The U.S. Postal Service presented to the public and Congress last week a plan that explains the process changes and technology applications that the agency thinks are needed to enhance the safety of postal employees and customers.
The emergency preparedness plan was devised after President Bush signed into law a $318 billion defense appropriations bill this year that included $500 million for the USPS to screen and sanitize the nation's mail.
The money going to the USPS would pay for additional security measures, not to help the agency make up for lost revenue from lower mail volume since the Sept. 11 attacks. The bill covers appropriations through Sept. 30, 2002.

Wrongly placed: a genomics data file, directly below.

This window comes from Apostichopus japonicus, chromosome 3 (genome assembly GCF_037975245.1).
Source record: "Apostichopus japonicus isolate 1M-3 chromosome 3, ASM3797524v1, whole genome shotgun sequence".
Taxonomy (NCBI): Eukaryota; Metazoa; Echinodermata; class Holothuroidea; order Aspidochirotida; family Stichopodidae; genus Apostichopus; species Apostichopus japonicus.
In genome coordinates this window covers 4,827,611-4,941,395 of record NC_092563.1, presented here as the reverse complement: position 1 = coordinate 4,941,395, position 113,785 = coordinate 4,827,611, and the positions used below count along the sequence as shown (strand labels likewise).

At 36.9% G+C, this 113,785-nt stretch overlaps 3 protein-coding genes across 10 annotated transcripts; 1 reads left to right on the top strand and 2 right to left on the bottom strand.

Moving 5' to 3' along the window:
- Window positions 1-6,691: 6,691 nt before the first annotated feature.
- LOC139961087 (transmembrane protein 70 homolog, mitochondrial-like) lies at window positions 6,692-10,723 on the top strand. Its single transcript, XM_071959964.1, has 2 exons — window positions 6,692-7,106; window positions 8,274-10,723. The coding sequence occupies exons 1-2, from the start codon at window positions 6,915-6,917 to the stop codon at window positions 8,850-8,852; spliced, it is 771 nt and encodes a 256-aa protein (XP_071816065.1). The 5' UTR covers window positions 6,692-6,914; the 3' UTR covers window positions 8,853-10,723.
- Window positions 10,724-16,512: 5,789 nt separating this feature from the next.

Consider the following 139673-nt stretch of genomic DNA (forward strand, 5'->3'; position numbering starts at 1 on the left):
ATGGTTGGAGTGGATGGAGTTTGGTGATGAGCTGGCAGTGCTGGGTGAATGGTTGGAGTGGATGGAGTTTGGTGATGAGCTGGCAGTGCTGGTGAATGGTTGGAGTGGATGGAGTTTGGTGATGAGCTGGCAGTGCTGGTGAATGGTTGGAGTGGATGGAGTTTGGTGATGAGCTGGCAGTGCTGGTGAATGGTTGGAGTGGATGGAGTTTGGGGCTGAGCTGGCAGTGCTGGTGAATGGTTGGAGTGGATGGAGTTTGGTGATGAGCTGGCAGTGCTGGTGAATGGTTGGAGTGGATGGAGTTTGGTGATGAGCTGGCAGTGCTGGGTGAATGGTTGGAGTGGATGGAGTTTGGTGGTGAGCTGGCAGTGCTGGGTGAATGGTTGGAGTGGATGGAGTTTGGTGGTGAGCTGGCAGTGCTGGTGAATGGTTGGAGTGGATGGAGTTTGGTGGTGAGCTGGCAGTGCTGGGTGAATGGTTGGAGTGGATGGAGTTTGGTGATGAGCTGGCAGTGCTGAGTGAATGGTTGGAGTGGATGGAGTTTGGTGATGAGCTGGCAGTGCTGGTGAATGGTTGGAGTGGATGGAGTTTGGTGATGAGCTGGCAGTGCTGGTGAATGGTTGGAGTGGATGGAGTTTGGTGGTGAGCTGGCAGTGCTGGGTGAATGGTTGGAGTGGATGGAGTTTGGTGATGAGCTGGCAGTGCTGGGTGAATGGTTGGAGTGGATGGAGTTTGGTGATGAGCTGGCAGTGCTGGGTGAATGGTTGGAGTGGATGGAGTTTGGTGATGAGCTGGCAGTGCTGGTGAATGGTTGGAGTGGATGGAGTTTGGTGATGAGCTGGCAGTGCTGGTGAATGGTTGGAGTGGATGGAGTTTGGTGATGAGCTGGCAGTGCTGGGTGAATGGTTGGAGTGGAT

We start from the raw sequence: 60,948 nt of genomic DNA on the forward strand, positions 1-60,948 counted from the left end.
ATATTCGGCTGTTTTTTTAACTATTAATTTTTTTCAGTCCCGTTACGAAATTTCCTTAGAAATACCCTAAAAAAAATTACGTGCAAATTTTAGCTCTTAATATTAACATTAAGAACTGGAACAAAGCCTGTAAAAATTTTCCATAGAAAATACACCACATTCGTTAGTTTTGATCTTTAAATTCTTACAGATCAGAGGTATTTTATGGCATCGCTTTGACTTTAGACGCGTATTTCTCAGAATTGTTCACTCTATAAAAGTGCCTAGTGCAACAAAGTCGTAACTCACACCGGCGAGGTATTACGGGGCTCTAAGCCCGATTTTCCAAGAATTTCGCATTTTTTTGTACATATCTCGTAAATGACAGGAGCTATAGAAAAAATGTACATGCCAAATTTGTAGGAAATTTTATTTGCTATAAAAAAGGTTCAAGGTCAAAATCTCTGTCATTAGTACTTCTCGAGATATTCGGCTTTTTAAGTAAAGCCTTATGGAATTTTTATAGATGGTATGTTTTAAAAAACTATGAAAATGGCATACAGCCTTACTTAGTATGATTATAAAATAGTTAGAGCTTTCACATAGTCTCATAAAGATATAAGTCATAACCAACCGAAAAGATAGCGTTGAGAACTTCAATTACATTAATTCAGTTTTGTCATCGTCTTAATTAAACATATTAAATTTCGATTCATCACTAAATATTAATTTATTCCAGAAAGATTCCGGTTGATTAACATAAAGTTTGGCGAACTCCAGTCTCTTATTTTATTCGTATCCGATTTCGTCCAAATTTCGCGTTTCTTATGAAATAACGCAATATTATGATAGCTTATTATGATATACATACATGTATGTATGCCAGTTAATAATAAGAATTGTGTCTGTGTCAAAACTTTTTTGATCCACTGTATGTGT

Postal officials were required to send a report to Congress to detail how they would spend the $500 million.
The report explained that the postal service's plan is based on an assessment by the Postal Inspection Service, which found that the “inappropriate use of the mail is a continuing threat. … Potentially, the mail can be used to transmit a variety of threatening materials, including biohazards.”
As a result, the plan said that the USPS is emphasizing prevention, detection and risk reduction at the earliest point feasible in its distribution network.